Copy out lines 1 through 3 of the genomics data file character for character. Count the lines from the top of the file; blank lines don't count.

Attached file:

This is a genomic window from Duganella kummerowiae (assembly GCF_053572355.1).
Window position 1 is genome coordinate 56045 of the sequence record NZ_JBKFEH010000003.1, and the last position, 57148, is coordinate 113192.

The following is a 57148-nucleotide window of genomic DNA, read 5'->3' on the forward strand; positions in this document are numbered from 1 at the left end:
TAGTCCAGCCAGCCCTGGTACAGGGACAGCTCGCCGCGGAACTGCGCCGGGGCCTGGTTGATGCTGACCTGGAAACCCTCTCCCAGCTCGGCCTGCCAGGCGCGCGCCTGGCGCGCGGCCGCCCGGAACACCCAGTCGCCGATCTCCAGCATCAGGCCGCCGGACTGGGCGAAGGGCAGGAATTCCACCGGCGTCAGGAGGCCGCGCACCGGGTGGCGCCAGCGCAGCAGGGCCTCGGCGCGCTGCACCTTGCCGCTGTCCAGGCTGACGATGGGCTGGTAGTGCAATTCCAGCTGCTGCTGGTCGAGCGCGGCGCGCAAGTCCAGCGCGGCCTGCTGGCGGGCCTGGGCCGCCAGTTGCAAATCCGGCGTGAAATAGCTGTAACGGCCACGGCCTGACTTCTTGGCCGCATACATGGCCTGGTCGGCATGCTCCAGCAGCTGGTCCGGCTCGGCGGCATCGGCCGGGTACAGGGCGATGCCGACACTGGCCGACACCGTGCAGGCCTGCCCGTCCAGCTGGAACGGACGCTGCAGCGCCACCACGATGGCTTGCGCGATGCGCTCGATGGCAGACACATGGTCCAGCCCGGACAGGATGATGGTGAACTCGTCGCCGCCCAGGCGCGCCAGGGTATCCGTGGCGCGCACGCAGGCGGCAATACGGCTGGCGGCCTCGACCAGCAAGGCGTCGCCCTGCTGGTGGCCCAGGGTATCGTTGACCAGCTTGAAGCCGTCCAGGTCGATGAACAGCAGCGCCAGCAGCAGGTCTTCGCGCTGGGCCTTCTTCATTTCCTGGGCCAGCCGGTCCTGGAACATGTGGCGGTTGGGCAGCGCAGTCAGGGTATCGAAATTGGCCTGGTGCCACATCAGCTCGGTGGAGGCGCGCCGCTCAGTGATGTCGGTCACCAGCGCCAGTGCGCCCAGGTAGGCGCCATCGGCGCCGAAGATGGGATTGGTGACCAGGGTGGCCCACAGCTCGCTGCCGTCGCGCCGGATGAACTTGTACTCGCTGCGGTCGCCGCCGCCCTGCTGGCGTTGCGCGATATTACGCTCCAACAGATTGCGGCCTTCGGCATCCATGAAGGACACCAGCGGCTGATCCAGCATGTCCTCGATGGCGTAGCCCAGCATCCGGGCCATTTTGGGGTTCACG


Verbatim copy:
This is a genomic window from Duganella kummerowiae (assembly GCF_053572355.1).
Window position 1 is genome coordinate 56045 of the sequence record NZ_JBKFEH010000003.1, and the last position, 57148, is coordinate 113192.

The following is a 57148-nucleotide window of genomic DNA, read 5'->3' on the forward strand; positions in this document are numbered from 1 at the left end: